Sam Ladner on Managing Research Knowledge

Sam Ladner is a sociologist, UX researcher, and student of productivity and the nature of work. She’s been a researcher at Amazon and Microsoft, and is currently Senior Principal Researcher at Workday. Sam is the author of two books on research, Practical Ethnography and Mixed Methods. In this conversation, we discuss sociology and ethnography in the context of organizations and how to manage the knowledge generated by research.

Show notes

Show notes include Amazon affiliate links. I get a small commission for purchases made through these links.


Jorge: Sam, welcome to the show.

Sam: Thank you Jorge! I’m happy to be here.

Jorge: Well, I’m happy to have you here. For folks who might not know you, would you mind please introducing yourself?

About Sam

Sam: Sure. I am a sociologist by training. I currently work as a senior principal researcher at Workday which is an enterprise software company. I’ve had a few roles in big tech and a few roles in design agencies. And prior to that, I was of course in grad school and a journalist, actually. I started out as a journalist… a tech journalist, years ago.

So I decided that tech journalism was very short and I didn’t get a lot of analysis that I wanted to get out of my work, so I decided to go to grad school. And I became a sociologist of work and technology. And that’s what led me into this role. I study how people work and how they use their technology while they are at work.

Jorge: That’s fascinating. I’m wondering about the connection between journalism and sociology. Like, were there things that you could bring forth from journalism to sociology?

Sam: Yes, but less than I had thought, actually. As a journalist, I kind of saw sociology and journalism as very similar. As I studied more, I realized quite quickly, actually, that there were a lot of things that I had to do as a journalist that were problematic. The way that you do interviewing, the way you’re always hunting for an angle or a quote. The way that you kind of corner your participants or your interviewees or subjects in your daily deadline grind.

You don’t do that as a sociologist. You spend a little bit more time with people and you interrogate yourself and your position in relation to them. And you spend more time analyzing and thinking and not looking for the angle. You don’t do that in sociology. You… well, you shouldn’t do that in sociology. You probably can’t get away with it for very long.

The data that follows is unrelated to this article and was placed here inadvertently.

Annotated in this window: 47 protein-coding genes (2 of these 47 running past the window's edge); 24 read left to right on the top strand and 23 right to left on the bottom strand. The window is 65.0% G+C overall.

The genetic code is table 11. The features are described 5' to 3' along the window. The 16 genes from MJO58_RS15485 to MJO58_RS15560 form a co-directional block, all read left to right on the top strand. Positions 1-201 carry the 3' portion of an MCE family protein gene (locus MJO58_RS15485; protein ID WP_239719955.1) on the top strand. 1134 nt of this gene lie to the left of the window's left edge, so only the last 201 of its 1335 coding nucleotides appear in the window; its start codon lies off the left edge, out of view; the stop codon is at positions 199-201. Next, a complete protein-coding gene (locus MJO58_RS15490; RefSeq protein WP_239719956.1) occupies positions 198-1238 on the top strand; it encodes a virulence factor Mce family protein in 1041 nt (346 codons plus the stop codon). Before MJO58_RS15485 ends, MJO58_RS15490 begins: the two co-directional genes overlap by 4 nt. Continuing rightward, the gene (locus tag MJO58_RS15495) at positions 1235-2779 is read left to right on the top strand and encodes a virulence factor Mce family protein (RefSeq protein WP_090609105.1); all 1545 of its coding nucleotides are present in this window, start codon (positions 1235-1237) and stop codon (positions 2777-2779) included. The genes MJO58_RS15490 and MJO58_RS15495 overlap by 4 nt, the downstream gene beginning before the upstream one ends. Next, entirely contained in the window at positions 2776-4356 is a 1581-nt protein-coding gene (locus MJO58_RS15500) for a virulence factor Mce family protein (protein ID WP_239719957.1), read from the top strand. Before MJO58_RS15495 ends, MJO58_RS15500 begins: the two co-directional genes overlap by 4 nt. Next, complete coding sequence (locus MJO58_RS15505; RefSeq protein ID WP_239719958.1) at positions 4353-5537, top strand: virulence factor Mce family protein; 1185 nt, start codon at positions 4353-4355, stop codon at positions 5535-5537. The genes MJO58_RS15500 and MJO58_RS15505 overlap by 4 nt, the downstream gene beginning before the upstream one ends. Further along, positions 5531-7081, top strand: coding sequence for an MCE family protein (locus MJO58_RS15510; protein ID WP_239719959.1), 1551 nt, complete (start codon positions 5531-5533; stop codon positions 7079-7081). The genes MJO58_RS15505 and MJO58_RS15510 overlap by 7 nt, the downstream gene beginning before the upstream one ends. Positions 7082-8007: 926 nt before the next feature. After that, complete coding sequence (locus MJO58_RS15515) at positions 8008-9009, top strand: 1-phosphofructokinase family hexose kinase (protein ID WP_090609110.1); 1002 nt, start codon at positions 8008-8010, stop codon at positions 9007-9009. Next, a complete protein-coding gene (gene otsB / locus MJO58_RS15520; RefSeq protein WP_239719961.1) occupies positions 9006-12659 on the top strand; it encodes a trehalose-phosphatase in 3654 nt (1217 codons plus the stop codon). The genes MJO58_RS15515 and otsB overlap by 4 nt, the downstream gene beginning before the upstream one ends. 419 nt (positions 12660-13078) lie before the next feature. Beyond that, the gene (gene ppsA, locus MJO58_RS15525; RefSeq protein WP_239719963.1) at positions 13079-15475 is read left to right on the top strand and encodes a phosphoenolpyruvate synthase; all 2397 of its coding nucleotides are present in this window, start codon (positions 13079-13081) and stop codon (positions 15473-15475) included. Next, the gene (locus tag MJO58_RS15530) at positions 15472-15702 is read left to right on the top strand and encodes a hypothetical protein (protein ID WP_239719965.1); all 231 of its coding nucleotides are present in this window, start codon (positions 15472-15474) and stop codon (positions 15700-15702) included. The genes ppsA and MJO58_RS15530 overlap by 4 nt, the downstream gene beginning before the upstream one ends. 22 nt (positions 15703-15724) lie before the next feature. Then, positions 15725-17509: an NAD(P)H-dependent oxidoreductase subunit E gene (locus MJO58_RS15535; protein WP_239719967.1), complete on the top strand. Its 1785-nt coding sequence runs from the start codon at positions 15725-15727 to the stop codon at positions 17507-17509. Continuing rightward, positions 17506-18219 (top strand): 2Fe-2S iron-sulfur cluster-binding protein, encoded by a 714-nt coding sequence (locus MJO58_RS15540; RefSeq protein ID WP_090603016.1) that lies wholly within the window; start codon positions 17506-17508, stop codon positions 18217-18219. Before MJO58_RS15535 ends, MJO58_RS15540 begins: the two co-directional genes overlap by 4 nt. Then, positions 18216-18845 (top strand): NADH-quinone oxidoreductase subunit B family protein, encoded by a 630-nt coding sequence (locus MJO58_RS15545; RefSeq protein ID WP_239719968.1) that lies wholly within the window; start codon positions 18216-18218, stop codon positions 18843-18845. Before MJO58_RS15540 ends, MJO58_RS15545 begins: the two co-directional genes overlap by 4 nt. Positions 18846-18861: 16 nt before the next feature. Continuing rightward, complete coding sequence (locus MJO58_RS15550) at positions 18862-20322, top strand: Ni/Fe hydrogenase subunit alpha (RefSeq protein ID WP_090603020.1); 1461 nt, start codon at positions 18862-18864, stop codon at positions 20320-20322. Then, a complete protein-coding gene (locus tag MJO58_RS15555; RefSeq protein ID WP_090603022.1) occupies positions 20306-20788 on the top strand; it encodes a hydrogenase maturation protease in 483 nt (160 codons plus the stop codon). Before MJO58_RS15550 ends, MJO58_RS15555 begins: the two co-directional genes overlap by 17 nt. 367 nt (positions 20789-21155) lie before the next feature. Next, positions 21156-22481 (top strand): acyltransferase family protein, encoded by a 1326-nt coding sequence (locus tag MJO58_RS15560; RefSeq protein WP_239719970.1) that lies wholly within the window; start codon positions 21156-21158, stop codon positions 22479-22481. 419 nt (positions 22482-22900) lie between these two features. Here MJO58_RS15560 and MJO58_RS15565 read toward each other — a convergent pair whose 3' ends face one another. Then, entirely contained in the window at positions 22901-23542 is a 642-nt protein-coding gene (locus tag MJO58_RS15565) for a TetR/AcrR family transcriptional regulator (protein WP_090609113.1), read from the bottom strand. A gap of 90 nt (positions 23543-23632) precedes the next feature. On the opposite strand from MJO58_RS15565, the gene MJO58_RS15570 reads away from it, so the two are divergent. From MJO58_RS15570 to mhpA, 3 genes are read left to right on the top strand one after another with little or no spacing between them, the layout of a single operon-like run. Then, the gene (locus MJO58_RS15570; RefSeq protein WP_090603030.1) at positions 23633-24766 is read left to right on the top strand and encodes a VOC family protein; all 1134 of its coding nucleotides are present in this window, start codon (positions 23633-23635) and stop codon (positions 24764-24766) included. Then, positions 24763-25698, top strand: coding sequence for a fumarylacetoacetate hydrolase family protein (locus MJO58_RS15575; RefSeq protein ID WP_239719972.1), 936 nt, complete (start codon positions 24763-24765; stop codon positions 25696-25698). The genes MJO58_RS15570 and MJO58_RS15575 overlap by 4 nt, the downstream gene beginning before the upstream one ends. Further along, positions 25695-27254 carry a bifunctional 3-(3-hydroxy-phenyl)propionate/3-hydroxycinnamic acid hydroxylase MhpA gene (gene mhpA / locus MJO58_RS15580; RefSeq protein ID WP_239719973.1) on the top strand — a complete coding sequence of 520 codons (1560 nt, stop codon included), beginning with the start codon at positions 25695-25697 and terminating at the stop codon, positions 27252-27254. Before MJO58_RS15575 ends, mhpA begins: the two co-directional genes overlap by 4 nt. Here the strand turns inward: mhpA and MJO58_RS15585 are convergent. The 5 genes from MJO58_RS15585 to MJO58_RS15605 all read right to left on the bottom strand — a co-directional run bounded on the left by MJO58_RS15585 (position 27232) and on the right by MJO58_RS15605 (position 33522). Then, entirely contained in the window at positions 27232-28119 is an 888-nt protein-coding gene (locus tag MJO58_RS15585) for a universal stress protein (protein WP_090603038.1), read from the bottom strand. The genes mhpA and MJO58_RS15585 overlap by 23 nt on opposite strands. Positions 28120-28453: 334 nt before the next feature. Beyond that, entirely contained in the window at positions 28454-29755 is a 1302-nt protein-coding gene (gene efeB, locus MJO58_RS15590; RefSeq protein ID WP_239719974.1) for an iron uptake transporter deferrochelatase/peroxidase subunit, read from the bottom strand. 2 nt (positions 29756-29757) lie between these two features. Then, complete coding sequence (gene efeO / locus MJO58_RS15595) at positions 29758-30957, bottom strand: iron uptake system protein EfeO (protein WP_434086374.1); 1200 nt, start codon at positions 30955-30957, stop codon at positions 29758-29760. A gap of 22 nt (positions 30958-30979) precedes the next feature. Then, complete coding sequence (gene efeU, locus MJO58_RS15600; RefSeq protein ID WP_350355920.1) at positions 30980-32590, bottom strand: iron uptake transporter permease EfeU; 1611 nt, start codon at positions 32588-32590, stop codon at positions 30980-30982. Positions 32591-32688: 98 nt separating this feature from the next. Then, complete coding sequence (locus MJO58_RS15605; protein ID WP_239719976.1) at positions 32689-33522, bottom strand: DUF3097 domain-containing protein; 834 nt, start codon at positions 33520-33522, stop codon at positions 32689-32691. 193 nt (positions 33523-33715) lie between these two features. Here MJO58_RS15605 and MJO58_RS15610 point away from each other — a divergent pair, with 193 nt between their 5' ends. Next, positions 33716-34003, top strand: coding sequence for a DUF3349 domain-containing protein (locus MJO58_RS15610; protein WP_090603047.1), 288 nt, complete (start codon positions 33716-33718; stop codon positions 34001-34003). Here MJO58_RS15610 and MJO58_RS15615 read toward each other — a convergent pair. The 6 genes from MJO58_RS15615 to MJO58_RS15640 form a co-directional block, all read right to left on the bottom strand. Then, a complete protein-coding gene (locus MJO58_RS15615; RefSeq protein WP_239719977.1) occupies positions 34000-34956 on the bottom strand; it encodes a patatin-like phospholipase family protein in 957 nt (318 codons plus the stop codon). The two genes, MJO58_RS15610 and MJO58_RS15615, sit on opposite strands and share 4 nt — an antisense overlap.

So, interviewing is a skill, so I did bring that forward. Many years of interviewing before I became a sociologist was good. But I had to kind of relearn a few of the things that I used to do.

Jorge: It sounds like both have to do with somehow unpacking what’s going on with people with the different intents somehow. That’s what I’m hearing.

Sam: Yes. You know, it’s interesting, you know, the book, The Corner, by the producers of “The Wire”? “The Wire” — the show — is based on The Corner, which is… you could call it creative non-fiction? I’m not going to call it an ethnography because it isn’t exactly. But I read The Corner many years ago and the amount of depths that they went in as journalists was huge. And the amount of structural analysis that they did was also uncharacteristically deep for journalism. And then I re-read it after I had done my own training and I realized that there was a lot in there that was different. They weren’t connecting it to existing ideas. I mean, there’s… you know, a couple of centuries worth of thought on what brings somebody to work on the corner, that these journalists either didn’t know about or didn’t care to mention. So, as sociologists, you’re also trying to figure out how does this instance — these people, their motives, and their desires and their thinking — relate to what we already know about groups of people. Journalism doesn’t do that. They don’t try to add to the knowledge base per se.

Jorge: So, spotting patterns over time?

Sam: Over time, but contributing to theory as well. You know, abstract explanations, as opposed to concrete instances. This person works on the corner for these reasons. Okay. How does that relate to other people having worked on different places that are either not the corner itself or maybe not even a corner, maybe there are other places that people go to work? How does that relate? So, those kinds of questions aren’t really something journalists answer.

Jorge: Speaking of contributing to the knowledge of the field and of books, you yourself have written two books, Mixed Methods and Practical Ethnography, right?

Sam: Correct.

Jorge: Can you speak a bit about those books, what they’re about, what their goal is?